I’ve been reading a pretty good book lately, it’s the classic How to Win Friends and Influence People by Dale Carnegie. It’s a really good book, not dry or textbook-y at all. Mr. Carnegie keeps the reader engaged with lots of anecdotes and stories about real life people. I highly encourage this book for anyone, but in particular for managers.
You see, many people (I believe) think the purpose of this book is for sales, or maybe more simply, for making friends. But really the book is more than that, it’s about how to communicate with people effectively. It’s about how to be able to get your points across, submit information to other people and have them actually hear and understand it. Perhaps most significantly, it’s about how to motivate people and encourage them to act upon your direction and guidance.
For a manager, this is perhaps one of the key things about your entire job. After all, it’s your job to MANAGE work, which means assigning and directing tasks, ensuring those tasks are getting done, and keeping all the various work tasks in sync with each other. Key to all that is getting people to actually work on the correct tasks and in the correct order, with the correct priority. It sounds easy but actually when it comes to knowledge workers and engineers, this can be extremely challenging.
The Project Management Institute estimates that 90% of a manager’s job is simply communication. Any way you look at it, communication is key to a manager. Building on the points above, the way that you assign tasks and keep people motivated and encouraged is all about how to communicate with them.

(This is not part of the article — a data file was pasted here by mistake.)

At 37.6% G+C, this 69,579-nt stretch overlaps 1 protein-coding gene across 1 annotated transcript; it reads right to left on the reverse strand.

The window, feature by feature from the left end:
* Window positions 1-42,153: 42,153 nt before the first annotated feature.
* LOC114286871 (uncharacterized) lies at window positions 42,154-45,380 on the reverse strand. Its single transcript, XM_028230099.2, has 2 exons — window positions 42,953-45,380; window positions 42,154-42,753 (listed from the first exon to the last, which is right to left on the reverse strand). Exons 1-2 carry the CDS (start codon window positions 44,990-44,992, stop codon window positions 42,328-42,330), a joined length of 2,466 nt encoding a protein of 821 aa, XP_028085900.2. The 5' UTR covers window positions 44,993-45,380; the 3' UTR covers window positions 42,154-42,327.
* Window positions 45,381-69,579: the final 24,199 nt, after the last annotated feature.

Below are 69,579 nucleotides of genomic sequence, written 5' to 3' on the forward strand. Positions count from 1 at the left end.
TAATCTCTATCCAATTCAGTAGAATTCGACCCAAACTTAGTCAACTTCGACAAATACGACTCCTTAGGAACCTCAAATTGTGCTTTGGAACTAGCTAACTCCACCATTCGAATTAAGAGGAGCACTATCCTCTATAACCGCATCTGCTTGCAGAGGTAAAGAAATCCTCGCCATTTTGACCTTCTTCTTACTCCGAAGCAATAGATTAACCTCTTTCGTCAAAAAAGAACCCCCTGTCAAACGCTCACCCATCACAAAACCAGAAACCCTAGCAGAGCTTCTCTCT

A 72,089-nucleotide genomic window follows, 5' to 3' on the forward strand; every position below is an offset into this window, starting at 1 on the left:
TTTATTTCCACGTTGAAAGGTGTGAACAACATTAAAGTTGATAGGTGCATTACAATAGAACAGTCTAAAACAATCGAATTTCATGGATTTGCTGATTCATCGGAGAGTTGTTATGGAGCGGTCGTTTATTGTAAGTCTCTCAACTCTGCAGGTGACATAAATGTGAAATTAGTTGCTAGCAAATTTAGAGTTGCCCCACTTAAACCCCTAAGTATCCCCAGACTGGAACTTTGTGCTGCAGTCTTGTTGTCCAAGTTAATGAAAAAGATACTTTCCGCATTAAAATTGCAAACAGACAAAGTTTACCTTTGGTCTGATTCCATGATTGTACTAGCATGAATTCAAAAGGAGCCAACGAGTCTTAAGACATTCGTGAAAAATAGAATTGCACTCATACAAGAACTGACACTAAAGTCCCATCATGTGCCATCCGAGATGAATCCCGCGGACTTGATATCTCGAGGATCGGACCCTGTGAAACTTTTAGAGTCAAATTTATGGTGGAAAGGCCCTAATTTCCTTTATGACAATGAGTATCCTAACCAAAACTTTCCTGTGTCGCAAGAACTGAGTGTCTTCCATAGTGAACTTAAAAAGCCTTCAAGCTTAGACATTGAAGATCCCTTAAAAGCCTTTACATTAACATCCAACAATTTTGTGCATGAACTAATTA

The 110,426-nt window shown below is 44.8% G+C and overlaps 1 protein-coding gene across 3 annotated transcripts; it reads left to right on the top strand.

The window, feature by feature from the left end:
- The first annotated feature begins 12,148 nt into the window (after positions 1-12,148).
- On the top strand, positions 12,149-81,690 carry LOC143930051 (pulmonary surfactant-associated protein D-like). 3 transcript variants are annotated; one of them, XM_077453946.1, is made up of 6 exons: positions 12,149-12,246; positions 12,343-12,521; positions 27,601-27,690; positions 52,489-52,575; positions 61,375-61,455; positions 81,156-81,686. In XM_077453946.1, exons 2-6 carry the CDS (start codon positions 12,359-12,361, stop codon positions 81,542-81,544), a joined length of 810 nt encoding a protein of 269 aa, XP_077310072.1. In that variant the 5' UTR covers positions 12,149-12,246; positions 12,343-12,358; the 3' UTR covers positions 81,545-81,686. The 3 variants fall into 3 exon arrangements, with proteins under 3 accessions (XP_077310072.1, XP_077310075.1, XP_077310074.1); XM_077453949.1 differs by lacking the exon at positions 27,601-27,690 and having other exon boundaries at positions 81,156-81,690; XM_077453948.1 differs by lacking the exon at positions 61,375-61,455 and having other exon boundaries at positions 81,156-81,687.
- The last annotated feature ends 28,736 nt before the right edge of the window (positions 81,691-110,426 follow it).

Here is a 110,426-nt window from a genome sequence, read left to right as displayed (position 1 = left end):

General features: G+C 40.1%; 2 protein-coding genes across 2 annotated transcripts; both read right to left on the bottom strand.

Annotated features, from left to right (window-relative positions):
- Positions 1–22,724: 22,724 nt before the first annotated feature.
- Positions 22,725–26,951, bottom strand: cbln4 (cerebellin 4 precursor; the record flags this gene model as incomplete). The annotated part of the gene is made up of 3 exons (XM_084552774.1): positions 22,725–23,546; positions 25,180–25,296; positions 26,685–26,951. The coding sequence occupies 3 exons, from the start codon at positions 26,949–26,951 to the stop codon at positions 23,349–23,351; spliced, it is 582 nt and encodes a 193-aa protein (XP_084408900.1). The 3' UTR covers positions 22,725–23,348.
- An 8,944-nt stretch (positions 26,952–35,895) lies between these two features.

Getting back to How to Win Friends and Influence People, there are a couple of lessons in this book that a very relevant with the adaptive management communication style.
- Adjusting your communication style to who you are talking do
One important facet of leadership that I’ve learned is what’s called adaptive management. This is the idea that every person is different and thus requires a different communication style to work with them. You ever notice how some people, all you have to do is give a brief word in the hallway and they understand exactly what you mean and can go do precisely what is needed? Meanwhile, there’s other people who you have to build out a document with very specific lists of tasks, goals, acceptance criteria, constraints, and timelines, and even then they seem to struggle with understanding what it is they should be doing.
- Letting other people talk and feel important
As a manager, this serves an important purpose. Primarily it’s the concept that your technical staff is knowledgeable in the domain that their tasks are in and thus it’s important to get constant feedback to ensure that the tasks and work efforts are technically valid. You as a manager might be skilled and experienced in what is being worked on but you still should be willing to accept valid feedback and ideas on how the work should be done.
- Listen, let’s the other person knows you care
However, eventually, as a leader you have to make decisions. You can accept all the feedback but there comes a point where a particular path has to be chosen and you as the leader need to guide and shape the narrative towards that path. By having back-and-forth dialog with people you can show them that you value their opinion, and thus their worth. Over time this is what can build trust with your team, so that when you present a specific vision and roadmap, and encourage people to move in that direction, that trust is there and they will move with you in that direction, together as a team.
People are different and unique, and when combined into a team their strengths and weaknesses can complement each other to create a strong capability. But it can be a huge challenge to manage such a team. Learning how to communicate effectively with all different types of people can help guide you, as a manager, to success with leading a team to greatness.
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